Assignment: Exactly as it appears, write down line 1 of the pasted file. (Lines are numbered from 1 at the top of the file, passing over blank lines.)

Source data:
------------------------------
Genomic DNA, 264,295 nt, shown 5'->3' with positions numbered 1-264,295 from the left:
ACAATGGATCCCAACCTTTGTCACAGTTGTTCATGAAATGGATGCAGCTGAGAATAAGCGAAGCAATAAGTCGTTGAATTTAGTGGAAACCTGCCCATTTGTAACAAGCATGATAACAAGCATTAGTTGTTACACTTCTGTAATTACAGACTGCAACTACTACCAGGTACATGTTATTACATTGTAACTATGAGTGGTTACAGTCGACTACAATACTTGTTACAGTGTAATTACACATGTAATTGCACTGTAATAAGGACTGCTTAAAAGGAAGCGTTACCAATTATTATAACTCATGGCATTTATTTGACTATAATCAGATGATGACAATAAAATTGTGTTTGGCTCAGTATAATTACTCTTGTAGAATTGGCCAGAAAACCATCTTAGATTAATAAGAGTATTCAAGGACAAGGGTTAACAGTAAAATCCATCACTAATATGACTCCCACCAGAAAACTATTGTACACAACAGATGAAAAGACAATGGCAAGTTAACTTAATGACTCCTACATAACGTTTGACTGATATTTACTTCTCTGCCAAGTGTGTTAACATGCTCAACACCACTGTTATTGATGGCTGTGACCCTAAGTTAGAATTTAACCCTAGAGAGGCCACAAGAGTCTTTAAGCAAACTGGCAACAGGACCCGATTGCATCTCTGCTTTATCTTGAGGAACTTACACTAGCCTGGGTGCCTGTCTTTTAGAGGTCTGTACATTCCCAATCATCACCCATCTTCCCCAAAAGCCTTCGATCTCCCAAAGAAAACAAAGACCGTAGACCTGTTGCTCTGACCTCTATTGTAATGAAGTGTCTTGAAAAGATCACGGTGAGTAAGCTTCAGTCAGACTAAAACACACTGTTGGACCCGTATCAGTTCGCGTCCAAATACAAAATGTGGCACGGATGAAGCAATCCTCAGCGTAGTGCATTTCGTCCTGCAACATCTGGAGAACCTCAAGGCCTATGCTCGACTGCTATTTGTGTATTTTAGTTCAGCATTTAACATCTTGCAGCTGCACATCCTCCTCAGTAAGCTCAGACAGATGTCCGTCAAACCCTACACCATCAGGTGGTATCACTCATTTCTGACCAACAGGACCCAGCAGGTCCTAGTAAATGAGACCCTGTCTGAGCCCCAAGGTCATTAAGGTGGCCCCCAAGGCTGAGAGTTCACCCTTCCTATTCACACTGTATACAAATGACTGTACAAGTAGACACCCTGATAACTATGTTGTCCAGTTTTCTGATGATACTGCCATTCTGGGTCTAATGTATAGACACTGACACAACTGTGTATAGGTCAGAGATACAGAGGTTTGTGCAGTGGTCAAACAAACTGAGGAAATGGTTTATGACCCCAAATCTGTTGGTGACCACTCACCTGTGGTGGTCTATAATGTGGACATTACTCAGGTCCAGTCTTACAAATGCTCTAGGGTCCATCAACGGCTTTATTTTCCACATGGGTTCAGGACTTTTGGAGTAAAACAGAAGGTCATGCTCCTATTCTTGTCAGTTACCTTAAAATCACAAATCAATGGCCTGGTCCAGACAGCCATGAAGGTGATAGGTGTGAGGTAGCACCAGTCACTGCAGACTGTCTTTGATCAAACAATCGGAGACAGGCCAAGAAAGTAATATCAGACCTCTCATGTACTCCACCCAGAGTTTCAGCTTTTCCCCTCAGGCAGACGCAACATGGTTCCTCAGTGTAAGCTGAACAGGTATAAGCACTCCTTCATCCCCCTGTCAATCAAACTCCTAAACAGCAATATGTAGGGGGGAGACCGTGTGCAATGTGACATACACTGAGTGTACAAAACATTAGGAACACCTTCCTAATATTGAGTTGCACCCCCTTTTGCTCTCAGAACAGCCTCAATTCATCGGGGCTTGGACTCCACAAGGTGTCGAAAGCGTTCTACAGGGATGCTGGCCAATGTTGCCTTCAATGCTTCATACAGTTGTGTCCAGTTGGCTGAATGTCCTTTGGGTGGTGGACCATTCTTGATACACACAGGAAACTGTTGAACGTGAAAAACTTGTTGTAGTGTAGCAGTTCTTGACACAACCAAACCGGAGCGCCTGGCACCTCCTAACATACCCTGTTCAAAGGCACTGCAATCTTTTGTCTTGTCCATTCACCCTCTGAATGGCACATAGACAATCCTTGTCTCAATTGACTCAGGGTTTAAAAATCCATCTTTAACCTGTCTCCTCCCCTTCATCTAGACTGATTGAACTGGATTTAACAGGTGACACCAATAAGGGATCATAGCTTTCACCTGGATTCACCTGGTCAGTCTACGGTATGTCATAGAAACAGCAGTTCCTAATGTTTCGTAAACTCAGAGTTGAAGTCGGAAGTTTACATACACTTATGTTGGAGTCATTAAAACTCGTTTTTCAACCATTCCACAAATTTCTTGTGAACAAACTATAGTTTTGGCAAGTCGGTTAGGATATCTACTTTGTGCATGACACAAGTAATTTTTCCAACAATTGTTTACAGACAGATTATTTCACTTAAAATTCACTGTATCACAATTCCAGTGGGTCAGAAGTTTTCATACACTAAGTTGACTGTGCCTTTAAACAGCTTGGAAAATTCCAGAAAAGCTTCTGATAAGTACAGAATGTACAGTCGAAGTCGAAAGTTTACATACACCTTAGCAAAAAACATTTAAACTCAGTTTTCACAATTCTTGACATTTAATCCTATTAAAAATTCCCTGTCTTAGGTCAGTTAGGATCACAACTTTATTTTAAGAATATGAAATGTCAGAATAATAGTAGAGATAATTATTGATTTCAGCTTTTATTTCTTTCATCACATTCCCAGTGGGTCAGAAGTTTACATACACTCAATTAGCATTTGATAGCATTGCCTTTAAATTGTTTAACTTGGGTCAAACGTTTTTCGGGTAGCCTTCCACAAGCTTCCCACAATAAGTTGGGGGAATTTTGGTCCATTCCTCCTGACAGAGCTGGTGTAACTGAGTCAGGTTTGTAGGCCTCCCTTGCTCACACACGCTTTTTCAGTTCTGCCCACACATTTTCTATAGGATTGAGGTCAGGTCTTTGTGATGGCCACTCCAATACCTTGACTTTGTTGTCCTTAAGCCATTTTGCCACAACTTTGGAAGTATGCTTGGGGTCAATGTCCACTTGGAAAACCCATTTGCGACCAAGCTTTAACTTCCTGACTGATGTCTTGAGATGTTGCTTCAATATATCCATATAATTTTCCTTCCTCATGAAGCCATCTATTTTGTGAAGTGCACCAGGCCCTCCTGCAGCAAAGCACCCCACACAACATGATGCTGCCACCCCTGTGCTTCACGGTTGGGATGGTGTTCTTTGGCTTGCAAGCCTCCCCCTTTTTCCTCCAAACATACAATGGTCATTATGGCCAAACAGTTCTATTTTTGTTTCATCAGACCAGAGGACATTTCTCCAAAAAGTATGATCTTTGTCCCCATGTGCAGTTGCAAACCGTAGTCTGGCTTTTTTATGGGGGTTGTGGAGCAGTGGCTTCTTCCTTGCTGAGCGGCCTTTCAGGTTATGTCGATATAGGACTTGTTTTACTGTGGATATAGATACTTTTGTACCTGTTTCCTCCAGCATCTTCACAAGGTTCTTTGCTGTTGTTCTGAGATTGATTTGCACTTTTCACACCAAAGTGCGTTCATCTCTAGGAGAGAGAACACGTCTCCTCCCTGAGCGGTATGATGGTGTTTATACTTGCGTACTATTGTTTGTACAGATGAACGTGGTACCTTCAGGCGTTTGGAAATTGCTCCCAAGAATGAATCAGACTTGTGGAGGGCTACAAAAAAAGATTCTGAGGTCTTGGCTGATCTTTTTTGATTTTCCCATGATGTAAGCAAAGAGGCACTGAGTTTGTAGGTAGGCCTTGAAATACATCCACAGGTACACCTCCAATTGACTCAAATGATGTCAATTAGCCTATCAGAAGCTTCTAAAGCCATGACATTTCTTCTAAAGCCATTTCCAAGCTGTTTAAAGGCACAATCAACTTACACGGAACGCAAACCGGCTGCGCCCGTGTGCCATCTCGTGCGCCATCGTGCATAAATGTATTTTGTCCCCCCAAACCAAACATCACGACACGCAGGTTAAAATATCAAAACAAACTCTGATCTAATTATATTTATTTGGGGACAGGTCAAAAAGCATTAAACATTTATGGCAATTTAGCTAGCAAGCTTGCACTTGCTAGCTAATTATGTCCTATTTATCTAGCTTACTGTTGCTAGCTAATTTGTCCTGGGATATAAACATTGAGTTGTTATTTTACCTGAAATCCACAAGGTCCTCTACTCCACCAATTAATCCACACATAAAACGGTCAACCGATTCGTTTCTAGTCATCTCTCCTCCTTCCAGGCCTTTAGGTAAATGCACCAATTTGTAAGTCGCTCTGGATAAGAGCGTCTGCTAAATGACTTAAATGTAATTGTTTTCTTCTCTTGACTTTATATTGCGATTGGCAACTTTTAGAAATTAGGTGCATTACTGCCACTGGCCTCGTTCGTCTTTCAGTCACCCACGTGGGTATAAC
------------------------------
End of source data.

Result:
Genomic DNA, 264,295 nt, shown 5'->3' with positions numbered 1-264,295 from the left: